Presenter Links – Tanana & Fluke

Pre-conference sessions are open to registered conference participants. Come early and join us!

Links for this Pre-Conference Session


Sunday, March 3, 2019
1:00 pm – 4:00 pm

Rapid Results: Data Visualization for Continuous Quality Improvement
Michael J. Tanana, PhD, 
Research Assistant Professor, University of Utah, Chief Technology Officer,, Salt Lake City, UT; John Fluke, PhD, Associate Director, Kempe Center for the Prevention of Treatment of Child Abuse and Neglect, Department of Pediatrics, University of Colorado School of Medicine, Aurora, CO

This workshop provides participants with a background in the principles, development, metric visualization, and use of intelligent feedback for providers and service managers.

The majority of U.S. states maintain administrative databases to collect information on the entry, movement, and exits of youth in the foster care system, however states and jurisdiction struggle with methods to provide this information in the form of actionable feedback to caseworkers and practitioners. As a result, human service professionals are forced to make judgments based on anecdotal or incomplete information. In the past decade, numerous open source tools and computational methods have become available to make analyzing and visualizing quantitative data easy and inexpensive. To help promote the use of administrative data to inform child welfare programming, this workshop will provide an overview and demonstration of a Feedback Improvement System (FIS) which uses web-based feedback and advanced data visualization techniques to give child-welfare practitioners ongoing information about the outcomes of youth in their care. The workshop will provide an overview of the theoretical rationale for the system, as well as showing participants the specific components required to implement a similar system in for their organizational context.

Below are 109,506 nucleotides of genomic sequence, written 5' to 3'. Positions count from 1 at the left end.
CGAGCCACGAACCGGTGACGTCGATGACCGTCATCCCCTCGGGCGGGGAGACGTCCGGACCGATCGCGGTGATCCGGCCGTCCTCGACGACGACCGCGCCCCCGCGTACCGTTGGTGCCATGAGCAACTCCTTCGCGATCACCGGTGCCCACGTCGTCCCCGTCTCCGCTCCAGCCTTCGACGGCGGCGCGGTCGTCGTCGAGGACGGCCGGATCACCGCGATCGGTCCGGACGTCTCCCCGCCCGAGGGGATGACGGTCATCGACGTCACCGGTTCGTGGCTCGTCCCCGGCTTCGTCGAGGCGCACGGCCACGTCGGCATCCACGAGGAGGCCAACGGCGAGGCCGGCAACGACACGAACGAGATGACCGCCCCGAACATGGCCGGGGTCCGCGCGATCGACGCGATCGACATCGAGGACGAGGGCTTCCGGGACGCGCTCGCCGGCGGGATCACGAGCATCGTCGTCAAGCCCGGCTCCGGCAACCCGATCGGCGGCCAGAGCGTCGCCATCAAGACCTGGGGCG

About the Presenters

Michael J. Tanana,PhD
Michael Tanana is currently a Research Assistant Professor at the University of Utah, the Chief Technology Officer for   Dr. Tanana’s research focuses on statistical analysis for psychology and public health, applied machine learning for the behavioral sciences, and cloud-based software engineering.   He has worked as a statistical consultant and methodologist to analyze real world implementations of interventions in psychology, child-welfare, criminal justice and neurology.   In the field of child-welfare, Dr. Tanana studies methods for quickly processing, analyzing and visualizing outcome data to agencies and providers for the purpose of system improvement.   His current University-based research involves applying advances in machine learning methodology to patient-provider interactions in mental health – particularly psychotherapy. Dr. Tanana received his B.A from Dartmouth College in 2004, his Masters in Statistics for Educational Psychology from the University of Utah in 2010 and his PhD in Educational Psychology in 2017.

John Fluke, PhD
John Fluke is Associate Director for Systems Research and Evaluation at the Kempe Center with joint appointments as a Research Professor in the Department of Pediatrics at the University of Colorado School Of Medicine and the Department of Epidemiology at the Colorado School of Public Health. Dr. Fluke’s research is focused on child protection decision-making and child maltreatment epidemiology. He is known for his innovative and informative research and evaluation work in the areas of child welfare administrative data analysis, workload and costing, and performance and outcome measurement for children and family services. For the US government he has been PI or key staff for research and evaluation projects focused on improving the evidence base for various interventions with the US Health and Human Services Children’s Bureau, the Substance Abuse and Mental Health Services Administration (SAMSHA), the Office of the Assistant Secretary for Planning and Evaluation (ASPE), and with the US Agency for International Development (USAID). He has also worked on projects sponsored by the Annie E. Casey Foundation, the Casey Family Services Foundation, the Edna McConnell Clark Foundation, and program evaluation projects for governmental child welfare agencies such as Colorado, New York City, Texas, Utah, and Washington.